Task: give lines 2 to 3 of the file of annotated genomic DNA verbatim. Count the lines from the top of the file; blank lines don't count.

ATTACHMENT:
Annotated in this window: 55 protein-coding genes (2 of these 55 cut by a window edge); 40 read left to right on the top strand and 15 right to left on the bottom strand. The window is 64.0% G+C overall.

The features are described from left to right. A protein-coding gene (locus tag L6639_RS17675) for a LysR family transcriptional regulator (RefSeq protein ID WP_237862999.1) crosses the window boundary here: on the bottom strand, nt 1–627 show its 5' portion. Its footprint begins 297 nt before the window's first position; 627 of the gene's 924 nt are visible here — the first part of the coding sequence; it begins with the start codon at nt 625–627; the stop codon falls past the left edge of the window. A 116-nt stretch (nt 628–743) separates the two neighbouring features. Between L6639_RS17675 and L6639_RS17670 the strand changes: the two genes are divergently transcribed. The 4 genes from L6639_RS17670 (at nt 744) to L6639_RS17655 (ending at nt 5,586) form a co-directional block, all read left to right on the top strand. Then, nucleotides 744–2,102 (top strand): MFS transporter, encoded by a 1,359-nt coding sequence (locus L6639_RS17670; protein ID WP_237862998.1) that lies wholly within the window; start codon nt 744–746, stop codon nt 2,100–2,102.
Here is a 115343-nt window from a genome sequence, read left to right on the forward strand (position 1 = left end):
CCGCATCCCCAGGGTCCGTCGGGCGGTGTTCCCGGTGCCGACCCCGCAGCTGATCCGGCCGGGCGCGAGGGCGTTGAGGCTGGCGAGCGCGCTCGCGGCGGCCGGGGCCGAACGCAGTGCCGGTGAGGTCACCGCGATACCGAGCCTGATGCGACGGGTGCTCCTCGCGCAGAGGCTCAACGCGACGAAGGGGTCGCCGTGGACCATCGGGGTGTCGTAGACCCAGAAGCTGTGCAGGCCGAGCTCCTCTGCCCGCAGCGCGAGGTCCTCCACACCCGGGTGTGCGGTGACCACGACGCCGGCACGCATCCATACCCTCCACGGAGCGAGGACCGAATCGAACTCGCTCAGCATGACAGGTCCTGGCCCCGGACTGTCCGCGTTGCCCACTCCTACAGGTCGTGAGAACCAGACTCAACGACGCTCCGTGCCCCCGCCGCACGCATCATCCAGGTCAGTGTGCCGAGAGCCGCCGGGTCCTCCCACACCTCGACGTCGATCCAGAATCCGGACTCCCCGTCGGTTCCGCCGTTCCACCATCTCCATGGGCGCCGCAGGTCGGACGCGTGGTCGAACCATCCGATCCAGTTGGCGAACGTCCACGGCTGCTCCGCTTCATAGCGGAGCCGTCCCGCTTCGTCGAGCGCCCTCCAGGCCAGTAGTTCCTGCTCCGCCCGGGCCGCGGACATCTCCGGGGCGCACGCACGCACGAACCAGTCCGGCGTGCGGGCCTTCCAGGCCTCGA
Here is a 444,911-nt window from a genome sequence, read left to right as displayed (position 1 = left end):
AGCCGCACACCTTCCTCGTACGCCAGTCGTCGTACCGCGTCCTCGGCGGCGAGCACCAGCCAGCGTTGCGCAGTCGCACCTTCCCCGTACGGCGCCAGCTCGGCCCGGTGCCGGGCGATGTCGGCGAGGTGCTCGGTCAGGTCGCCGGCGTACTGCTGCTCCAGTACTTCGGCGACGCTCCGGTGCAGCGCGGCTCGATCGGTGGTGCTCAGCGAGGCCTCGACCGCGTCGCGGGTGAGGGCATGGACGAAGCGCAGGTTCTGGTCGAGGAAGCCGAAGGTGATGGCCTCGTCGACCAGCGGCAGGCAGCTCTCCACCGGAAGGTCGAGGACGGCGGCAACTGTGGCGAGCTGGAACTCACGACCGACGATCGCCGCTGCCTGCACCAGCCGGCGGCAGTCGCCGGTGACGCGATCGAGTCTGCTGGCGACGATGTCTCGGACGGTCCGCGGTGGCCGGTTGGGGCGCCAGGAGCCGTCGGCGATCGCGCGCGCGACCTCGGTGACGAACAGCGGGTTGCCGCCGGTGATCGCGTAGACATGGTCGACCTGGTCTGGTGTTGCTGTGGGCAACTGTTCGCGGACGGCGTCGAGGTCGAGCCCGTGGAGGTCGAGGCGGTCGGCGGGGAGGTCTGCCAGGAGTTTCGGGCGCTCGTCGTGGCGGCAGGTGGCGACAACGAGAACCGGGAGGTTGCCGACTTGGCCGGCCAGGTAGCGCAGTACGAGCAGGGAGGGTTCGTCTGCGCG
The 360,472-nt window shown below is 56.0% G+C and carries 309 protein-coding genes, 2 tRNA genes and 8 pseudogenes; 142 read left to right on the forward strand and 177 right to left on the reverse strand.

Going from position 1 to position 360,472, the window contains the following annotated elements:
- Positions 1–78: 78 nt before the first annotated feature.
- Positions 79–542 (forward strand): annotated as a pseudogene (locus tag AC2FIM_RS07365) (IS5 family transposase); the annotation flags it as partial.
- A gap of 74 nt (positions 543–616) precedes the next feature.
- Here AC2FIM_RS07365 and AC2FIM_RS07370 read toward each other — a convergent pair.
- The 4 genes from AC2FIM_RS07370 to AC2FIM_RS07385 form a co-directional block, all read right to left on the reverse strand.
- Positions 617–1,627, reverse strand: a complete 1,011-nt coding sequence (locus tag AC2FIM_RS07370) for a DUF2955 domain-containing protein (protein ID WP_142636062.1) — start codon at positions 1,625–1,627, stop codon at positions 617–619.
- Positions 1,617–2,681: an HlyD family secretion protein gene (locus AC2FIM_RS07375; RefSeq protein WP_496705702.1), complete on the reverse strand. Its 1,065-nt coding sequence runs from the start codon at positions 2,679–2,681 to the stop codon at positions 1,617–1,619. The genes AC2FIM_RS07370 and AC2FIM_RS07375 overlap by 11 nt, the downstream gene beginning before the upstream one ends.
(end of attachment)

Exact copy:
The features are described from left to right. A protein-coding gene (locus tag L6639_RS17675) for a LysR family transcriptional regulator (RefSeq protein ID WP_237862999.1) crosses the window boundary here: on the bottom strand, nt 1–627 show its 5' portion. Its footprint begins 297 nt before the window's first position; 627 of the gene's 924 nt are visible here — the first part of the coding sequence; it begins with the start codon at nt 625–627; the stop codon falls past the left edge of the window. A 116-nt stretch (nt 628–743) separates the two neighbouring features. Between L6639_RS17675 and L6639_RS17670 the strand changes: the two genes are divergently transcribed. The 4 genes from L6639_RS17670 (at nt 744) to L6639_RS17655 (ending at nt 5,586) form a co-directional block, all read left to right on the top strand. Then, nucleotides 744–2,102 (top strand): MFS transporter, encoded by a 1,359-nt coding sequence (locus L6639_RS17670; protein ID WP_237862998.1) that lies wholly within the window; start codon nt 744–746, stop codon nt 2,100–2,102.
Here is a 115343-nt window from a genome sequence, read left to right on the forward strand (position 1 = left end):